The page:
Selon certains parlementaires et scientifiques britanniques, le rapport qui a été présenté et qui blanchit les auteurs du Climategate est biaisé et doit être réouvert.
Dr. Stringer’s sense of betrayal is shared by the former chair of the Science and Technology Committee, Phil Willis, who in an interview with BBC on the Oxburgh report stated “Quite frankly, I couldn’t believe it. …There has been a slight of hand in that the actual terms of reference were not what we had been led to believe.” Other MPs feel as he does,
The call to reopen the Select Committee hearing arises because the Russell report failed to answer fundamental questions. Among these, Stringer told The Register: “Why did they delete emails? The key question was what reason they had for doing this, but this was never addressed; not getting to the central motivation was a major failing both of our report and Muir Russell.”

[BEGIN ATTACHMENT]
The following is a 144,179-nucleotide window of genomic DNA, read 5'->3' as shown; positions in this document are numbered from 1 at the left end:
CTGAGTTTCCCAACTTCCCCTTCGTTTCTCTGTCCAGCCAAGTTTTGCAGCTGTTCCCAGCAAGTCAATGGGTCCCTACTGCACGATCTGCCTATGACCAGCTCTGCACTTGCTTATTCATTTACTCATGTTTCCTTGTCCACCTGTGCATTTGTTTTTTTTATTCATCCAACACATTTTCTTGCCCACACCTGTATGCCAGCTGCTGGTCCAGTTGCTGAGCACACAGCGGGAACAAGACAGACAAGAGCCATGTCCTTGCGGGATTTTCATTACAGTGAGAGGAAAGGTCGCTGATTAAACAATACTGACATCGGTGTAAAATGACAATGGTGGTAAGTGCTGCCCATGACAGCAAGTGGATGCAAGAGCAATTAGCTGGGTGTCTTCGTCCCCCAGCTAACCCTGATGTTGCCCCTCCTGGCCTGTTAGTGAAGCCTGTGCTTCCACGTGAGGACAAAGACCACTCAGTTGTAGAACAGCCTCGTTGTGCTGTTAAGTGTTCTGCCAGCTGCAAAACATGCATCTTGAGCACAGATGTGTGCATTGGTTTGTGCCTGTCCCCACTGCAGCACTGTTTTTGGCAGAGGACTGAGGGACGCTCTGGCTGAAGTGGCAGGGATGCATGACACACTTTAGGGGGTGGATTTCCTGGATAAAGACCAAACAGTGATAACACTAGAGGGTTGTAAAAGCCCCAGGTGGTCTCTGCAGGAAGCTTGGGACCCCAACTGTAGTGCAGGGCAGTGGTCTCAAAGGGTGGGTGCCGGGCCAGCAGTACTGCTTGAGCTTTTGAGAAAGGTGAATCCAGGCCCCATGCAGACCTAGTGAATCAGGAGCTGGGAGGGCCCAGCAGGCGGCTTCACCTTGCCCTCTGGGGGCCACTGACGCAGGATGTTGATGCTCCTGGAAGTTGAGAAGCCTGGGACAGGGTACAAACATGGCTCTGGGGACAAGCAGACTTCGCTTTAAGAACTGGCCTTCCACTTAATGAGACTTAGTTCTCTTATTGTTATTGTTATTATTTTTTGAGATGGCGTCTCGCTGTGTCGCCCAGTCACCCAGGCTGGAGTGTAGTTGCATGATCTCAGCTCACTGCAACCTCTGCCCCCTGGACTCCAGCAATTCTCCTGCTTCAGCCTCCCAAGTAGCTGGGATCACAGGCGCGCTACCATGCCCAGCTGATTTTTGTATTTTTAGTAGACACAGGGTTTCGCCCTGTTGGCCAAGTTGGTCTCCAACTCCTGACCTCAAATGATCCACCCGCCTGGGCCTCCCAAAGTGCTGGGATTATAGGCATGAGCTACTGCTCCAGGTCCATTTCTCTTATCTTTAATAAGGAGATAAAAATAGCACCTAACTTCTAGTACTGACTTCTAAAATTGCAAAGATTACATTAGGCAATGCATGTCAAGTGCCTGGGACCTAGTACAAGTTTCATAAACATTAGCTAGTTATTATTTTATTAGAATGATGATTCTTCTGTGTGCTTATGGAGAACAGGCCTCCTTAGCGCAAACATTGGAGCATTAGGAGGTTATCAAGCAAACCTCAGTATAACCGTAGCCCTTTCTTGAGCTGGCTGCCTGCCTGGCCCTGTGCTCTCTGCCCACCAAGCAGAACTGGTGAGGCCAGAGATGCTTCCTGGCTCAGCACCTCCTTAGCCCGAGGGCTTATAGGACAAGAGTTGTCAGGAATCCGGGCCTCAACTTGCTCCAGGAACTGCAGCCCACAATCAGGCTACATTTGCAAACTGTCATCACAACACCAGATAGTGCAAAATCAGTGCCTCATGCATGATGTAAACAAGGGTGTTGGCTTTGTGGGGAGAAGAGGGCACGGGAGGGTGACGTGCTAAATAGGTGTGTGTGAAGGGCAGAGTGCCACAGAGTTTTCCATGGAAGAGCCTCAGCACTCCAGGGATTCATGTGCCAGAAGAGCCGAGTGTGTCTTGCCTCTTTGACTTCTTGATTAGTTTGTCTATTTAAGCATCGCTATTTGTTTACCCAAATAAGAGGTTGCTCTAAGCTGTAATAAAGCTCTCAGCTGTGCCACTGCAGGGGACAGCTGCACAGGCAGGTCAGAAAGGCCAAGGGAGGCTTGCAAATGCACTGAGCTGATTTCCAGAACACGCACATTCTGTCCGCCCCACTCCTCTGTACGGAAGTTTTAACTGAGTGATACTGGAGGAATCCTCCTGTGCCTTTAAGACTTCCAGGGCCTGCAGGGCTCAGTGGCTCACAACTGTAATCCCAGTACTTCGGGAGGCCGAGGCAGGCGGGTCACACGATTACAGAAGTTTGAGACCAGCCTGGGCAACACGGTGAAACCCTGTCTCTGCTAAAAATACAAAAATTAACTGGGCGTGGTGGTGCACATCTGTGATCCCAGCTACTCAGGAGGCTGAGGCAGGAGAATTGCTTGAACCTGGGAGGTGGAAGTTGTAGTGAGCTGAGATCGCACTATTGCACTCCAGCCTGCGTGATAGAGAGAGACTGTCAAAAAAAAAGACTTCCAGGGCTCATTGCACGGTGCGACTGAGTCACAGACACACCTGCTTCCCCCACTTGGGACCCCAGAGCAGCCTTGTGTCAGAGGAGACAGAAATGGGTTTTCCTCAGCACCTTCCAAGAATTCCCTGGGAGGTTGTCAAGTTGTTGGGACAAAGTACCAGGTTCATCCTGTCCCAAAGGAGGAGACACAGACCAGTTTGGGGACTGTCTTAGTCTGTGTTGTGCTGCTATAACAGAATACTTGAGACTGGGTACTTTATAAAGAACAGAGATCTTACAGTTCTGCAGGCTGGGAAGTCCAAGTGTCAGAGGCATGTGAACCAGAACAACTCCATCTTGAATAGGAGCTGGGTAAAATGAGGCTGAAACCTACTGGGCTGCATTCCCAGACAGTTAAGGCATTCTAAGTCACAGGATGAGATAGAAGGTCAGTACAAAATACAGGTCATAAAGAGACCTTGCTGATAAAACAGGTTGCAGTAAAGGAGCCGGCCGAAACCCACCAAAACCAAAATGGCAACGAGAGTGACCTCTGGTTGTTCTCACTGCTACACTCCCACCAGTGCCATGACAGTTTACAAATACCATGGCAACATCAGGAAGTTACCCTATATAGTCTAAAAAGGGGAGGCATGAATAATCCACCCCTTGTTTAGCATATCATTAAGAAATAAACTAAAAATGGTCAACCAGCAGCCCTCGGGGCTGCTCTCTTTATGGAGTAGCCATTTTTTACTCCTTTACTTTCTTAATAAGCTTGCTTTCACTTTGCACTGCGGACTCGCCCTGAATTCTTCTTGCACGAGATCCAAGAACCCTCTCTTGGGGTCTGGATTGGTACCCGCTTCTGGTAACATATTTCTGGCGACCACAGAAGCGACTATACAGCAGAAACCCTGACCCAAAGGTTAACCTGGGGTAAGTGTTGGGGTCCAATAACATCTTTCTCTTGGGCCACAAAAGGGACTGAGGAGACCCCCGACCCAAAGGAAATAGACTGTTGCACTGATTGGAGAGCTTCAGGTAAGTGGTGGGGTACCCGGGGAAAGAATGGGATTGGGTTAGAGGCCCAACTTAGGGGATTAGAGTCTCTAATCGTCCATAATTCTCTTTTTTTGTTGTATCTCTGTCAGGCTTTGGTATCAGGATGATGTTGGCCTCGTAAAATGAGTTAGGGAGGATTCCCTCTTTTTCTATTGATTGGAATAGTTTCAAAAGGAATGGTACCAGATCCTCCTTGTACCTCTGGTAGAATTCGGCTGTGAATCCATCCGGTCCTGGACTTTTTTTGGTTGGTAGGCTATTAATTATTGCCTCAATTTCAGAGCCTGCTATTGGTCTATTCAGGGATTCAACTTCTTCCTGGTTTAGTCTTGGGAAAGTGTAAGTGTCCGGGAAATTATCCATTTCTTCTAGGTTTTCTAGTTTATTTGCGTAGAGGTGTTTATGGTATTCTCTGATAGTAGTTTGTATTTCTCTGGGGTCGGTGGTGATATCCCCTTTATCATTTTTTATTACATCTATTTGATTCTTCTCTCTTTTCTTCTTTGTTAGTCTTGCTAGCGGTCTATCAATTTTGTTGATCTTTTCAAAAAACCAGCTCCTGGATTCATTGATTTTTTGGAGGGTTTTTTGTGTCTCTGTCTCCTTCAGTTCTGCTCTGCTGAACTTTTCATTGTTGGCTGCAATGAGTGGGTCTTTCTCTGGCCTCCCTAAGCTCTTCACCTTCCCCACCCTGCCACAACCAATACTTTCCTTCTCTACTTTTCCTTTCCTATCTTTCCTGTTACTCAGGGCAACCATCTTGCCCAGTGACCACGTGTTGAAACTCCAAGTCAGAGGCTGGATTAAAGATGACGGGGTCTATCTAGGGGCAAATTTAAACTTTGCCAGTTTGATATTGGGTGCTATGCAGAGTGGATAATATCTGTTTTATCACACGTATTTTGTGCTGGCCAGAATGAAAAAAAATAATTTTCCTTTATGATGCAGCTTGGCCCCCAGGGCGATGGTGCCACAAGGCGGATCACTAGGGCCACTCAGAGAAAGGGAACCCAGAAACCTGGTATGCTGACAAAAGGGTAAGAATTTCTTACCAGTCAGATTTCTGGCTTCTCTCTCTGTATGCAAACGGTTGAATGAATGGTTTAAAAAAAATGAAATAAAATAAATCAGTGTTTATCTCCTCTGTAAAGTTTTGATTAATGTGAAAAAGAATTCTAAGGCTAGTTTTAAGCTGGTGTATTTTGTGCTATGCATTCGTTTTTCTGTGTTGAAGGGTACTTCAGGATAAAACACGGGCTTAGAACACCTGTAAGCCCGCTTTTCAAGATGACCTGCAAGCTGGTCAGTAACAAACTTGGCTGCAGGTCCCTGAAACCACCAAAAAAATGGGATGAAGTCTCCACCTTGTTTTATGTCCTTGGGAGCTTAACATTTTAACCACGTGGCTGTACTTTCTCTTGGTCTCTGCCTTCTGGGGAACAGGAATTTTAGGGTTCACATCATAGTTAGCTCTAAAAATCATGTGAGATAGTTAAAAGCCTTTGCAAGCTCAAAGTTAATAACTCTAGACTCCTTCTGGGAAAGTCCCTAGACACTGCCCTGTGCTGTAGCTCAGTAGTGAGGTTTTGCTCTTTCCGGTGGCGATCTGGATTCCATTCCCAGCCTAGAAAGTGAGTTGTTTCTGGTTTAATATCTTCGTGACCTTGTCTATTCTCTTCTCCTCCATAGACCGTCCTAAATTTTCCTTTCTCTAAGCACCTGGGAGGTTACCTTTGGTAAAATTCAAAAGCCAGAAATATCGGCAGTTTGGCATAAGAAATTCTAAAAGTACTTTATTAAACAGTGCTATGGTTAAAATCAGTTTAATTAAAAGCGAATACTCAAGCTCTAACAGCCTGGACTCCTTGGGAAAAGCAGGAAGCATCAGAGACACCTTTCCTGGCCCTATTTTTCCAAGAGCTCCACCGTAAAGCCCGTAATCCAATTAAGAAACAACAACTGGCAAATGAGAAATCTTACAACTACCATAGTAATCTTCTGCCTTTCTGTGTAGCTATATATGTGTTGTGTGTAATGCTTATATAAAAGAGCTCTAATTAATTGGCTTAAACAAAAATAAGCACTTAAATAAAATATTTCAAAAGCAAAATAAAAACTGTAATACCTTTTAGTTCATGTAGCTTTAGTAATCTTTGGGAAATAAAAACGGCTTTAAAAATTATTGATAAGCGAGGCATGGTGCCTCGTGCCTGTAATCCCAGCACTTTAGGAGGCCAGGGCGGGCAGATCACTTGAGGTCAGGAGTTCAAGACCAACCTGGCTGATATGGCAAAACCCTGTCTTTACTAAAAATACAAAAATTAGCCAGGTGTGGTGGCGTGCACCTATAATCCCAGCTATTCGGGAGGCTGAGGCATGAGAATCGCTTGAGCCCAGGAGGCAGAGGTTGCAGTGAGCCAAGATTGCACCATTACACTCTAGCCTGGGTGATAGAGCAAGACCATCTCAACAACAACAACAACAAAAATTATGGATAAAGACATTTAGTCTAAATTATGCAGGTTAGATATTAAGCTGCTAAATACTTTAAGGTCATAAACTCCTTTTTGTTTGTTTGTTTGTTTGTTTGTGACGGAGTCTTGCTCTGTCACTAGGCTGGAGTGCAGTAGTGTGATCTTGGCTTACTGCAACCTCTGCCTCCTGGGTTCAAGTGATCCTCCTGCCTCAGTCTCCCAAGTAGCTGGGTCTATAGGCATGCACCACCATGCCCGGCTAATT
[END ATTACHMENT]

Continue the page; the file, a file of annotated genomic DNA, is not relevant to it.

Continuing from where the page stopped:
Although the Select Committee had stressed to East Anglia the importance of having open and independent inquiries, the hearings failed to oblige. The Russell inquiry, the last straw for Stringer, was held behind closed doors and heard only one side of the story. It failed to interview any scientist critical of the Climategate scientists; it failed to call witnesses who were the subjects of the emails, it failed to publish all the depositions, and its panellists could hardly be viewed as independent. One panellist, Geoffrey Boulton, was a climate change advisor to the UK and the EU; another, Richard Horton, had deemed global warming “the biggest threat to our future health.”